After years of watching the Twin Cities' affordable housing market grow increasingly tight, a group of affordable housing advocates, nonprofits and private companies has decided to take the problem into its own hands.
The Greater Minnesota Housing Fund, a nonprofit affordable housing lender, is developing the nation's first regional pool of money to help buyers who want to preserve affordable housing buy apartment complexes when they come up for sale.
It's an effort to counter a national issue that housing advocates say has reached a crisis point: a booming rental market in which buildings that have served low-income tenants for decades are being sold and upgraded, with rent increases that push tenants out.
"If we just let the marketplace deal with this, there will be a catastrophe," said Rick Kahn, a consultant to the Housing Fund and Minneapolis-based Aeon, a nonprofit developer, owner and manager of affordable housing. "The goal is to not [buy] them all, but to do enough to change the outcome," Kahn said.
The fund, which is expected to be activated by early next year, initially will offer about $25 million in equity. The goal is to fund purchases of 10 to 20 percent of the affordable buildings that come up for sale each year in the seven-county metropolitan area, with the potential to spread to other counties.
Investors so far include Hennepin County and the McKnight Foundation, and more are expected to join this fall. These contributions will fund low-interest loans, and investors will receive tax benefits, according to Warren Hanson, president of the Greater Minnesota Housing Fund.
"It's a very valuable approach, and it will certainly help with the problem," said Chip Halbach, executive director at the Minnesota Housing Partnership. "Of course, the overall problem is just that there's an inadequate supply of lower-cost apartment buildings."
Priced out by rehabs
The vacancy rate for apartments in the Twin Cities has sunk to less than 3 percent. According to a report out Monday from the Minnesota Housing Partnership, the fastest-growing group of renters is those earning between $50,000 and $99,000 annually.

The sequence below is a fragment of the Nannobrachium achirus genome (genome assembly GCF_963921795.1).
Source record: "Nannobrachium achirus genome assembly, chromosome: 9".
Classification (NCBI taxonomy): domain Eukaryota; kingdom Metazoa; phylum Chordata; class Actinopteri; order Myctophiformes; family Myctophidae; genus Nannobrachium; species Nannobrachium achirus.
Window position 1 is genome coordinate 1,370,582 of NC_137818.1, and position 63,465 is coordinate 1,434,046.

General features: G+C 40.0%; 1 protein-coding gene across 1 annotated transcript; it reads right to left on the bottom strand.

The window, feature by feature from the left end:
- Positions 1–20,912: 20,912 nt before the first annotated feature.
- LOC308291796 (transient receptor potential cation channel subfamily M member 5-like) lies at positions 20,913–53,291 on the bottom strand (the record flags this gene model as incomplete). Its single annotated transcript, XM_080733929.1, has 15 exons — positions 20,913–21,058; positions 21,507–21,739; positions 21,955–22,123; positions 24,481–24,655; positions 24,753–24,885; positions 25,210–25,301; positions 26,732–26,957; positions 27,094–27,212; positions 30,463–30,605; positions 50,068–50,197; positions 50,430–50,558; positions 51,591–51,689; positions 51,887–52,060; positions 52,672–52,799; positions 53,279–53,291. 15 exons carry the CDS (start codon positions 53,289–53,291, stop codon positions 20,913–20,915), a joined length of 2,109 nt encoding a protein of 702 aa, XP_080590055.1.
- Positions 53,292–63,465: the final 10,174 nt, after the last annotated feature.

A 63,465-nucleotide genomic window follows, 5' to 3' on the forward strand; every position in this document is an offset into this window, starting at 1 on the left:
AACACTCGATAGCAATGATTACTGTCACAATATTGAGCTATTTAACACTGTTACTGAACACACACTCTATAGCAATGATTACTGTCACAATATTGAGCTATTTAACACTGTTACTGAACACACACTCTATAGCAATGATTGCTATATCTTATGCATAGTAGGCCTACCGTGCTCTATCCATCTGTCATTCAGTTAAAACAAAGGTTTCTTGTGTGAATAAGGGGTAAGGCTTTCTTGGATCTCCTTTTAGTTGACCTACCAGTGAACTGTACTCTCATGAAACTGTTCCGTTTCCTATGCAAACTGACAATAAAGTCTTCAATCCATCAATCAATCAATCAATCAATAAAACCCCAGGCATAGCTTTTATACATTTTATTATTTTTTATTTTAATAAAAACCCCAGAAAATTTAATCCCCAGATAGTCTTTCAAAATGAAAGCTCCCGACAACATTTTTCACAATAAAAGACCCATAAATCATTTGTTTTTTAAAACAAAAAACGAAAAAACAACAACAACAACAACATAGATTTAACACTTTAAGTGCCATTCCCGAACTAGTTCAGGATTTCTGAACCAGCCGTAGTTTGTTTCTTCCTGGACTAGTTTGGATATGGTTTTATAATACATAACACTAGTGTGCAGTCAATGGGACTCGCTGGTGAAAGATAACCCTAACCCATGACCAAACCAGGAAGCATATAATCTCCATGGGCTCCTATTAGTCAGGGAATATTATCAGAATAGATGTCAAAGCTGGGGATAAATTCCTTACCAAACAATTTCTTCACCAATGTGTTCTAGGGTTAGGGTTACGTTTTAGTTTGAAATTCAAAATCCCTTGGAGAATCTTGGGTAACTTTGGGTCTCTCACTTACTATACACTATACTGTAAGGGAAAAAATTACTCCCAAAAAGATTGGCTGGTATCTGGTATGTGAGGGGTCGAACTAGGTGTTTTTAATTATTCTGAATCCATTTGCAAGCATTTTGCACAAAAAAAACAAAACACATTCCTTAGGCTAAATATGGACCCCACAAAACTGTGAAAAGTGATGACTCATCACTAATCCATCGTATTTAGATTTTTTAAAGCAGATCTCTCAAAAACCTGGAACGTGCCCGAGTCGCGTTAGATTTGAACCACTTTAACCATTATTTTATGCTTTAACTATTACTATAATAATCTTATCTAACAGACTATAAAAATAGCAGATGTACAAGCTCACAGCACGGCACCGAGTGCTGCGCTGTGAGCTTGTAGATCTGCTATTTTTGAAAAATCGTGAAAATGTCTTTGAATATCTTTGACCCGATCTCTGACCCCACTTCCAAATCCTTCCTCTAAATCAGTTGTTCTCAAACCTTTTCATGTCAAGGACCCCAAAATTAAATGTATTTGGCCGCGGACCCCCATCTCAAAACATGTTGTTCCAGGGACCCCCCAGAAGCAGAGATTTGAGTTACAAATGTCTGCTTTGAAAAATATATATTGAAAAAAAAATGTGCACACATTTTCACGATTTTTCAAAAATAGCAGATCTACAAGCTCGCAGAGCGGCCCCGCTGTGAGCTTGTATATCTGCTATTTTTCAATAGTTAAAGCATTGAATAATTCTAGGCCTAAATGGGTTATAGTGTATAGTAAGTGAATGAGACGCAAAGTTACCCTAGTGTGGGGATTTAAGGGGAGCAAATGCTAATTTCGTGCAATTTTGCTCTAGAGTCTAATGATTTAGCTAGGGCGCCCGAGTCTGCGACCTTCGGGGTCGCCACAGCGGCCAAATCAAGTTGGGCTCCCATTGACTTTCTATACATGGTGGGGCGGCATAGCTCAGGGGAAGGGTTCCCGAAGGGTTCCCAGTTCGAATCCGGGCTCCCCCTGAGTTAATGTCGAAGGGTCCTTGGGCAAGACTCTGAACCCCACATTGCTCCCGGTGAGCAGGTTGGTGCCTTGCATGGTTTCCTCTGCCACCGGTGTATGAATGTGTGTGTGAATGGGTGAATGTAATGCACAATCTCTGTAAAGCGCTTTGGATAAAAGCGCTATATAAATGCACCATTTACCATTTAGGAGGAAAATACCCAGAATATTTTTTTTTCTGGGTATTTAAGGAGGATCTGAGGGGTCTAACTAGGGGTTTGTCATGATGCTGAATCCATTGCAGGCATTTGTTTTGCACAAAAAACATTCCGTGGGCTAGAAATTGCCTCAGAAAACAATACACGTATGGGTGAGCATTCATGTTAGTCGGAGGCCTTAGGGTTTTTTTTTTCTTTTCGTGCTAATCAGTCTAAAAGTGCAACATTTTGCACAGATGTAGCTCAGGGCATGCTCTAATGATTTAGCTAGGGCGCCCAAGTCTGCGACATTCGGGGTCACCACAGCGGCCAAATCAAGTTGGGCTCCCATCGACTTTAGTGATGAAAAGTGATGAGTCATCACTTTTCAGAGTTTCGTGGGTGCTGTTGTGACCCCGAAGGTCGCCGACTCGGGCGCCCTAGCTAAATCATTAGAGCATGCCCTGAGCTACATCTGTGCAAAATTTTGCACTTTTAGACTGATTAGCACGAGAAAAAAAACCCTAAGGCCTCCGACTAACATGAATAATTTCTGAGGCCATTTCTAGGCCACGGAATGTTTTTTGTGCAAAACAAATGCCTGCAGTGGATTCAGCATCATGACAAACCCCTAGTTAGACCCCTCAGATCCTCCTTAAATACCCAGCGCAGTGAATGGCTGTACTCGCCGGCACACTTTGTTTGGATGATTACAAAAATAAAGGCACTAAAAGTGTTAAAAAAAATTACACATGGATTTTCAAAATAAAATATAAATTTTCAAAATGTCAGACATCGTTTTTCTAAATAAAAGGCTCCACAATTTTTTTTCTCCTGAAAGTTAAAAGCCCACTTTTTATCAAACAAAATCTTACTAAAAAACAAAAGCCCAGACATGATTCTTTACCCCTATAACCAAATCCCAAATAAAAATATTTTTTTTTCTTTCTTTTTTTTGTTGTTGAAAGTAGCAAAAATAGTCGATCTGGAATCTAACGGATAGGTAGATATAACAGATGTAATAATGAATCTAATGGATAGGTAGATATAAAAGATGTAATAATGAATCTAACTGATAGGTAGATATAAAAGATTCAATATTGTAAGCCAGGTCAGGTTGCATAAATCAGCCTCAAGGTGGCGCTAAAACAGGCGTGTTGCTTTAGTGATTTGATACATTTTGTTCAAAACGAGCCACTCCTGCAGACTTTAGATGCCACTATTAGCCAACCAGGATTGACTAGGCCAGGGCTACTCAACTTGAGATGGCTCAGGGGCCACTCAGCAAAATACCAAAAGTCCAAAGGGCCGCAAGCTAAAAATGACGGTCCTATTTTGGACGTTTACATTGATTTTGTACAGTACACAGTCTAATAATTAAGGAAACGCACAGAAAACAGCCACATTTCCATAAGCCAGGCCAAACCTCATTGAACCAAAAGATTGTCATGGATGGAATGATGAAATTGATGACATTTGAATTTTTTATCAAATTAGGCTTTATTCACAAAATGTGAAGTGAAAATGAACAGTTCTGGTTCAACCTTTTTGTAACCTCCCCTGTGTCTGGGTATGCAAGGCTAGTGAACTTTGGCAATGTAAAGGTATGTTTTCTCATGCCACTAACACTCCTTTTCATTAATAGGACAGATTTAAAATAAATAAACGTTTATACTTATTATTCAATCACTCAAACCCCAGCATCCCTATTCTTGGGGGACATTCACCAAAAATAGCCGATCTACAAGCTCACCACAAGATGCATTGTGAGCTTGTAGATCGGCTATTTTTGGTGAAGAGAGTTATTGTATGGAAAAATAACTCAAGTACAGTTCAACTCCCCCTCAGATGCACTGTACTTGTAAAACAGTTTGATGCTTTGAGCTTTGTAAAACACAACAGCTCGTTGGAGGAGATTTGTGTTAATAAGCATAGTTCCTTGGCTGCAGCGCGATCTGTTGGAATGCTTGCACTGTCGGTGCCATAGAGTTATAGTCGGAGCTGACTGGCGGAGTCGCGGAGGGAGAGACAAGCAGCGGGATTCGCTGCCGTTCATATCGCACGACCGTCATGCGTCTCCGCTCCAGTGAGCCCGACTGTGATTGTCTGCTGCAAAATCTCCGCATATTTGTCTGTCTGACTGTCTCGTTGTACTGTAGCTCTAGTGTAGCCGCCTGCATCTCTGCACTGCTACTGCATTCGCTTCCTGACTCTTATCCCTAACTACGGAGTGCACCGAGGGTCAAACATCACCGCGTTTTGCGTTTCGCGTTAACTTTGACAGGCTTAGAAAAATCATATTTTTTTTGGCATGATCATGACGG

In response, real estate investment companies — including some from outside the region — are buying buildings, fixing them up and putting new rules in place that make it difficult for low-income tenants to stay. In addition to rent increases, landlords are ramping up screening criteria and deciding not to take housing assistance, such as Section 8 vouchers, that enable low-income tenants to live in unsubsidized buildings.
Meanwhile, construction of new affordable housing isn't keeping up with demand. Tim Thompson, president and senior attorney at the Housing Justice Center, points to this example: In 2014, about 700 new affordable housing units were built in the Twin Cities. The next year, the sale of the Crossroads apartment complex in Richfield resulted in rent increases that made 698 affordable units unaffordable.
Myesha Williams lived at the Crossroads for six years. Her mother and brother lived there, too. When the building was sold, Williams said, "they basically made my entire family homeless."
Higher rents, lower quality
A caseworker found units for Williams and her family at another complex in Bloomington, but it's not ideal. Transit is sparse, the neighborhood lacks diversity, and the building's walls are so thin, Williams said, that she can hear her neighbors sneeze.
Yet, just last week Williams and her family learned that the rent is going up.
Rents are rising, in part, because the cost of buying apartment buildings has gone up. According to the Minnesota Housing Partnership report, the average unit price jumped more than 80 percent between 2009 and 2015, from less than $50,000 to nearly $90,000.
"As owners are paying more and more for these properties, over the long run there's just no way they can get their money back unless they continue to increase rents," Halbach said.
To qualify for low-interest loans through the regional fund, buyers must agree to keep rent affordable and serve a low-income population for 15 years. Getting low-cost capital and avoiding major upgrades will help, Hanson said.
"What you do is you leave the orange Formica countertops, and you make repairs," he said. "It's not going to be a remarkable transformation of any property, but it will keep people housed."